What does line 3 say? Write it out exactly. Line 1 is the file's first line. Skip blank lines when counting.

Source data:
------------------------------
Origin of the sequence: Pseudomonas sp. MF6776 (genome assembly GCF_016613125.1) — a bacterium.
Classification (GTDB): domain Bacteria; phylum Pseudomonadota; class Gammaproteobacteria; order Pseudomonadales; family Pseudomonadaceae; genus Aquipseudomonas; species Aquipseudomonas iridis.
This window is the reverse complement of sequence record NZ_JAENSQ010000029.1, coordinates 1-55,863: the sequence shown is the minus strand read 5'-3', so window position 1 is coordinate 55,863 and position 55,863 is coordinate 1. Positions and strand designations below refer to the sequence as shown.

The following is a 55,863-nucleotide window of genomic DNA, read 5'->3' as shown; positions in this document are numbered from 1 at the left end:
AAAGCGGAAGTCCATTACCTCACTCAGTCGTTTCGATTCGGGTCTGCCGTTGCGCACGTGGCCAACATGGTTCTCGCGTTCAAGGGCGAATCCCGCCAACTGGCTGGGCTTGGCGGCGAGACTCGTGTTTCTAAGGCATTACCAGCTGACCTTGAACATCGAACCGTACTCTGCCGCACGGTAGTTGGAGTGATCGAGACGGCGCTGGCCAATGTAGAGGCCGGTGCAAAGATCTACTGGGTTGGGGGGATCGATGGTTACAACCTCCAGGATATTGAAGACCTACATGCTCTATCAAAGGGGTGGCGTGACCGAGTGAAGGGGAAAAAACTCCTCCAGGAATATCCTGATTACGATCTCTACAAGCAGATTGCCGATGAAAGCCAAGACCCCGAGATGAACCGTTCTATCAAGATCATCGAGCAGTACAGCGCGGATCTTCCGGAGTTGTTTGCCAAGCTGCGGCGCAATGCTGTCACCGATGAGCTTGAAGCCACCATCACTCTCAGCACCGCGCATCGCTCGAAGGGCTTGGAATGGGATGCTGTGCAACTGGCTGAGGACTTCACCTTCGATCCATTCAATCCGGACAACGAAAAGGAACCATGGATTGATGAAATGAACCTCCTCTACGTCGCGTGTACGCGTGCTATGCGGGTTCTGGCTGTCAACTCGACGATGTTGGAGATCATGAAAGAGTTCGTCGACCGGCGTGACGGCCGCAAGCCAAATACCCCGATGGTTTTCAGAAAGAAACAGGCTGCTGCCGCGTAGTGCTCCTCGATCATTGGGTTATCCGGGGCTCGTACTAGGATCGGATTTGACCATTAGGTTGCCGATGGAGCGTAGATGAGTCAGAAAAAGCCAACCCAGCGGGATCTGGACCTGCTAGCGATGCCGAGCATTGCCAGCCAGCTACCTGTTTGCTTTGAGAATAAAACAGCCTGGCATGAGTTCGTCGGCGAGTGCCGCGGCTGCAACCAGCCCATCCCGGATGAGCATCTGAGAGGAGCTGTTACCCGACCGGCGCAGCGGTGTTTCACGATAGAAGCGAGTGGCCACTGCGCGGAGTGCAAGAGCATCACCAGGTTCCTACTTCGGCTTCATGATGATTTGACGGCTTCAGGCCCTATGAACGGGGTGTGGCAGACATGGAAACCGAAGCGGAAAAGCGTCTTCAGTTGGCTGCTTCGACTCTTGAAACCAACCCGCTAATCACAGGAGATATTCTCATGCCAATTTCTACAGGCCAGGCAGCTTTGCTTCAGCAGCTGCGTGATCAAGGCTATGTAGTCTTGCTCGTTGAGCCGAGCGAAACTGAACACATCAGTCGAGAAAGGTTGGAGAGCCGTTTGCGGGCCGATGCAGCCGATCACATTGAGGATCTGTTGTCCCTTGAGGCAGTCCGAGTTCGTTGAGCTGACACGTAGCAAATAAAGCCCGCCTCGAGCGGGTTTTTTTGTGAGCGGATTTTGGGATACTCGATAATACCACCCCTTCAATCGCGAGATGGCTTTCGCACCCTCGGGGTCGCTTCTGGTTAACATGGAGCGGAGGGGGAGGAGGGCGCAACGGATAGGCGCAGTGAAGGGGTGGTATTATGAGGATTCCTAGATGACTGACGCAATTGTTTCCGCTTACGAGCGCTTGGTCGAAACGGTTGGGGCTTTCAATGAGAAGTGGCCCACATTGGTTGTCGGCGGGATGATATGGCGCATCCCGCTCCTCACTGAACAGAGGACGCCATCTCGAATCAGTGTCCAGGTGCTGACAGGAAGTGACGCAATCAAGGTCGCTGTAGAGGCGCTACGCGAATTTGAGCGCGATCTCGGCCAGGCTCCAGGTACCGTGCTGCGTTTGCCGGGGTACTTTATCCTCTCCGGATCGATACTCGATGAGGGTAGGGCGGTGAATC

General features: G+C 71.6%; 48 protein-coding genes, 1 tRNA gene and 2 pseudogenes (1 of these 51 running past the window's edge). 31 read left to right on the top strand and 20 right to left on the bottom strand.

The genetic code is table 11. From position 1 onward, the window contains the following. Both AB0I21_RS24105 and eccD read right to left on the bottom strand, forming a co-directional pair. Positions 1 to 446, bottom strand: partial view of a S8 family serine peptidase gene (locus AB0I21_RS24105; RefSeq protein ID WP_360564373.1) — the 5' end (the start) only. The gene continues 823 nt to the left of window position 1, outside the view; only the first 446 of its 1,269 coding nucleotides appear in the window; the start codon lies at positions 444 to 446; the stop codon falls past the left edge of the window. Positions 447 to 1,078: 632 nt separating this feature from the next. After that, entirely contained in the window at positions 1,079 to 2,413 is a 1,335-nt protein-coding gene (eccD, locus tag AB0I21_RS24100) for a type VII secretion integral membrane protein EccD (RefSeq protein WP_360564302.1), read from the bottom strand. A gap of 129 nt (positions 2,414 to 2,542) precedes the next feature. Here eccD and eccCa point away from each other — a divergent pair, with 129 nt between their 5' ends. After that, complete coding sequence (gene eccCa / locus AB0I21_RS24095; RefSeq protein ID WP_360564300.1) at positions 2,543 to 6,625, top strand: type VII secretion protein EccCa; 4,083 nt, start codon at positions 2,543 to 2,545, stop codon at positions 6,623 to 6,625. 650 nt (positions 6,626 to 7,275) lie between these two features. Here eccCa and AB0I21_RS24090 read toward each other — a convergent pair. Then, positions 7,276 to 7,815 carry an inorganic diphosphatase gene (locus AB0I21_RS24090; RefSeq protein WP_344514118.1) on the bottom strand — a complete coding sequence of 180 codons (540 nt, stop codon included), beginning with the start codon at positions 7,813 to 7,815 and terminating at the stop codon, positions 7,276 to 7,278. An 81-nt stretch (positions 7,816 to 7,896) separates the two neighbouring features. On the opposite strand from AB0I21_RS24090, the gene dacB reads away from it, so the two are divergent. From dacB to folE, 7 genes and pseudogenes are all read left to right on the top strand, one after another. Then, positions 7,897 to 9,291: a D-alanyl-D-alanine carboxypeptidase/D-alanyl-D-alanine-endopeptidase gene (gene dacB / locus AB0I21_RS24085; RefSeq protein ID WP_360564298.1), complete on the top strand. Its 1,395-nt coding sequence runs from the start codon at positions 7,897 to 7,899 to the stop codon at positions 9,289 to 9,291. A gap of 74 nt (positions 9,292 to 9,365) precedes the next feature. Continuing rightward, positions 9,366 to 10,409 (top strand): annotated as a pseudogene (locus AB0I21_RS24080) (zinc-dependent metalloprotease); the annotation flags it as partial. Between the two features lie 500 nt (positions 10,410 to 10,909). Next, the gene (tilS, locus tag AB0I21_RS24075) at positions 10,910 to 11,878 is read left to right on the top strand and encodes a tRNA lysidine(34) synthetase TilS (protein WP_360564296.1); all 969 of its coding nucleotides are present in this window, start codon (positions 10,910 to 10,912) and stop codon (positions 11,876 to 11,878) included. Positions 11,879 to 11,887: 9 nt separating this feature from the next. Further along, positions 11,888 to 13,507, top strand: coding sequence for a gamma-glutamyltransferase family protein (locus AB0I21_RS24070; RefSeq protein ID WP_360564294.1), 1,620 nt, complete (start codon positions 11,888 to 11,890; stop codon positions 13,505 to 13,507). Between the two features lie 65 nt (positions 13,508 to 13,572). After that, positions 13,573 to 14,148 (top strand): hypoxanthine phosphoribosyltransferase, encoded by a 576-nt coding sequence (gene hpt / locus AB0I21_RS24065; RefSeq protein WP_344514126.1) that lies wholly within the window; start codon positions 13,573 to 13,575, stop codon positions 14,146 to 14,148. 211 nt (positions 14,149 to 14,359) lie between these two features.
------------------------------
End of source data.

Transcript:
This window is the reverse complement of sequence record NZ_JAENSQ010000029.1, coordinates 1-55,863: the sequence shown is the minus strand read 5'-3', so window position 1 is coordinate 55,863 and position 55,863 is coordinate 1. Positions and strand designations below refer to the sequence as shown.